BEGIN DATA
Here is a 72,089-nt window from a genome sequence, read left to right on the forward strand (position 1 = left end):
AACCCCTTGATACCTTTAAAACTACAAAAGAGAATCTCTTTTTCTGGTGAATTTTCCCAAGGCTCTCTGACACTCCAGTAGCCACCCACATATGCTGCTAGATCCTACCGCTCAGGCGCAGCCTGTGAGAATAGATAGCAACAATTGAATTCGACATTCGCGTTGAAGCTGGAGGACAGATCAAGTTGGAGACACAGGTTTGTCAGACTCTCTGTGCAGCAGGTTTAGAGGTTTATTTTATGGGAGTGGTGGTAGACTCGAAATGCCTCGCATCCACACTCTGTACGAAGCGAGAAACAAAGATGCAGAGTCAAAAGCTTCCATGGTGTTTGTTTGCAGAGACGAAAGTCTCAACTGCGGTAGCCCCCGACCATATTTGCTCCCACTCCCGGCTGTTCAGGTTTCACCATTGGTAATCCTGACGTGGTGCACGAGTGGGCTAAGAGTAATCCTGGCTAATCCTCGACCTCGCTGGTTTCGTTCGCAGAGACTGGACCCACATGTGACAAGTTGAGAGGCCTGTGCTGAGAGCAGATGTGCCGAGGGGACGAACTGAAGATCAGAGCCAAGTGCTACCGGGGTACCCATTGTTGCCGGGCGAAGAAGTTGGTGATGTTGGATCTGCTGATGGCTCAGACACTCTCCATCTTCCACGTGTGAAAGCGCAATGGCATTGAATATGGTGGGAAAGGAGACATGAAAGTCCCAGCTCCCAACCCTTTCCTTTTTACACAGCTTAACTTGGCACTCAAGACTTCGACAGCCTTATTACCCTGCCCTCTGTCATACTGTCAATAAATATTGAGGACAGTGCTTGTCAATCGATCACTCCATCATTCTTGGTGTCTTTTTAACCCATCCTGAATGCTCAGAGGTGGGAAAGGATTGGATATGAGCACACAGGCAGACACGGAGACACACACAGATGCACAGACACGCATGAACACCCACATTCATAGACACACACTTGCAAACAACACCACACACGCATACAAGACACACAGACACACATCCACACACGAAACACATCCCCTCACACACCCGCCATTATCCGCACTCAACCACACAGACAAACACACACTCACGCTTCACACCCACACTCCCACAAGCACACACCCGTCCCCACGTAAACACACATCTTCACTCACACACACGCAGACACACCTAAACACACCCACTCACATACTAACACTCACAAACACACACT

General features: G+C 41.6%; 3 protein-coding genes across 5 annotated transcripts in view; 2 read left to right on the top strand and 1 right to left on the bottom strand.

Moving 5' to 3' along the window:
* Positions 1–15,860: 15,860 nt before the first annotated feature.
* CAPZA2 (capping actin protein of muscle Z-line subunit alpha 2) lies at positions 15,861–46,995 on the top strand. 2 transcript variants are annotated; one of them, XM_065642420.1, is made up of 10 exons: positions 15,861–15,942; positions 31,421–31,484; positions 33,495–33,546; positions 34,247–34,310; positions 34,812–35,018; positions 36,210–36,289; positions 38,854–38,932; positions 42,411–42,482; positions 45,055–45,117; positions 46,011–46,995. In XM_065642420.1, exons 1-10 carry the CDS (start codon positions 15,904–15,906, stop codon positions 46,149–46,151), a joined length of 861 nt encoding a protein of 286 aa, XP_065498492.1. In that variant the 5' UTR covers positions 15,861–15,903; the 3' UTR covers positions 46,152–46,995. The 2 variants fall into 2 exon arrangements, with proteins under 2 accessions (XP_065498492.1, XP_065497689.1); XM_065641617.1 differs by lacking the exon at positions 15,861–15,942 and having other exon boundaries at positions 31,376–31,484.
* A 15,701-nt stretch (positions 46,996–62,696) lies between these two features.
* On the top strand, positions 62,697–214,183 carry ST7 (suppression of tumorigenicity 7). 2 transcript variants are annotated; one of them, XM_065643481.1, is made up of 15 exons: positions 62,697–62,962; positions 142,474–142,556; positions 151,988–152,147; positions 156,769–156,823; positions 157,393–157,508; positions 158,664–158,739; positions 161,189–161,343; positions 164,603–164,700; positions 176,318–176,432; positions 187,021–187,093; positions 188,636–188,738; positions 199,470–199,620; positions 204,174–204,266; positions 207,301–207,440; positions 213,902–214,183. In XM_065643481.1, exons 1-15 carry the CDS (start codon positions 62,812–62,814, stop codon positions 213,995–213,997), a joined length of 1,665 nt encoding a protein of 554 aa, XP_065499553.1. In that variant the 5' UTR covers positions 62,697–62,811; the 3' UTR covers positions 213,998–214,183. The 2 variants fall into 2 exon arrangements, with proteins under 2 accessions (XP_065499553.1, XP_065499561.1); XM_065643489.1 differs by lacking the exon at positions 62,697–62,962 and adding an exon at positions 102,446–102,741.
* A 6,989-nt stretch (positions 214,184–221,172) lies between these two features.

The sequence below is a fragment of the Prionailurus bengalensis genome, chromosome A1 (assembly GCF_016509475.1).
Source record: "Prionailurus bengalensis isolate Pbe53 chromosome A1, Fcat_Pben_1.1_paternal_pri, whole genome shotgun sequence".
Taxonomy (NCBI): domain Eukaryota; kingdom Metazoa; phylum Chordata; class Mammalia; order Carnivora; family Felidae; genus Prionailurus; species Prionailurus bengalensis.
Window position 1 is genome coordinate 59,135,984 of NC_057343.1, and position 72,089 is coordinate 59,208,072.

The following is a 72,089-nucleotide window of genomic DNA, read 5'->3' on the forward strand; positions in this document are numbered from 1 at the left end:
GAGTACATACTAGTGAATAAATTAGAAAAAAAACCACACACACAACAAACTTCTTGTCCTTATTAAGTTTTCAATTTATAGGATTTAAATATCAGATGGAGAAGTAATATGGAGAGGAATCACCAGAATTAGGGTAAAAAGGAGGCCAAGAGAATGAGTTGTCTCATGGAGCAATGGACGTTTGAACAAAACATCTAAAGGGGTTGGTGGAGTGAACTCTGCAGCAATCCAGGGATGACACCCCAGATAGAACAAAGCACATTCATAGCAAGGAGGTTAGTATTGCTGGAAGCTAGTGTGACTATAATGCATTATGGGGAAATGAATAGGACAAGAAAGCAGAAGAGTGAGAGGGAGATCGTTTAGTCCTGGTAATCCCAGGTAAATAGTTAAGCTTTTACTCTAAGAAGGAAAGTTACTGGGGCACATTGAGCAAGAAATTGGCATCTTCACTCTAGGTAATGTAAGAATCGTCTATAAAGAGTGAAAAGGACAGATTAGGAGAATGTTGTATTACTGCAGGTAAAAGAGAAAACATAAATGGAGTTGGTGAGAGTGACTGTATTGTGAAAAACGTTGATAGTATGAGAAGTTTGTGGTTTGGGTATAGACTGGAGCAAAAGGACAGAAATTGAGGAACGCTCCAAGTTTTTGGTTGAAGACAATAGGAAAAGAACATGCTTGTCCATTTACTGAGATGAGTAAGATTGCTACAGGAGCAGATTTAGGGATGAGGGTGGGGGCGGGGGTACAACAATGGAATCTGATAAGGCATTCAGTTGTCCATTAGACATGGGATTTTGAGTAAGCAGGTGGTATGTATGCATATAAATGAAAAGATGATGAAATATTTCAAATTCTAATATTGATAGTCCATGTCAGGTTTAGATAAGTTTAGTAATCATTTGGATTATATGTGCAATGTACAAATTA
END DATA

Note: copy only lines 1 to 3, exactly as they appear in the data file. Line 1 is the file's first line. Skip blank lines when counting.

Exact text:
Here is a 72,089-nt window from a genome sequence, read left to right on the forward strand (position 1 = left end):
AACCCCTTGATACCTTTAAAACTACAAAAGAGAATCTCTTTTTCTGGTGAATTTTCCCAAGGCTCTCTGACACTCCAGTAGCCACCCACATATGCTGCTAGATCCTACCGCTCAGGCGCAGCCTGTGAGAATAGATAGCAACAATTGAATTCGACATTCGCGTTGAAGCTGGAGGACAGATCAAGTTGGAGACACAGGTTTGTCAGACTCTCTGTGCAGCAGGTTTAGAGGTTTATTTTATGGGAGTGGTGGTAGACTCGAAATGCCTCGCATCCACACTCTGTACGAAGCGAGAAACAAAGATGCAGAGTCAAAAGCTTCCATGGTGTTTGTTTGCAGAGACGAAAGTCTCAACTGCGGTAGCCCCCGACCATATTTGCTCCCACTCCCGGCTGTTCAGGTTTCACCATTGGTAATCCTGACGTGGTGCACGAGTGGGCTAAGAGTAATCCTGGCTAATCCTCGACCTCGCTGGTTTCGTTCGCAGAGACTGGACCCACATGTGACAAGTTGAGAGGCCTGTGCTGAGAGCAGATGTGCCGAGGGGACGAACTGAAGATCAGAGCCAAGTGCTACCGGGGTACCCATTGTTGCCGGGCGAAGAAGTTGGTGATGTTGGATCTGCTGATGGCTCAGACACTCTCCATCTTCCACGTGTGAAAGCGCAATGGCATTGAATATGGTGGGAAAGGAGACATGAAAGTCCCAGCTCCCAACCCTTTCCTTTTTACACAGCTTAACTTGGCACTCAAGACTTCGACAGCCTTATTACCCTGCCCTCTGTCATACTGTCAATAAATATTGAGGACAGTGCTTGTCAATCGATCACTCCATCATTCTTGGTGTCTTTTTAACCCATCCTGAATGCTCAGAGGTGGGAAAGGATTGGATATGAGCACACAGGCAGACACGGAGACACACACAGATGCACAGACACGCATGAACACCCACATTCATAGACACACACTTGCAAACAACACCACACACGCATACAAGACACACAGACACACATCCACACACGAAACACATCCCCTCACACACCCGCCATTATCCGCACTCAACCACACAGACAAACACACACTCACGCTTCACACCCACACTCCCACAAGCACACACCCGTCCCCACGTAAACACACATCTTCACTCACACACACGCAGACACACCTAAACACACCCACTCACATACTAACACTCACAAACACACACT

General features: G+C 41.6%; 3 protein-coding genes across 5 annotated transcripts in view; 2 read left to right on the top strand and 1 right to left on the bottom strand.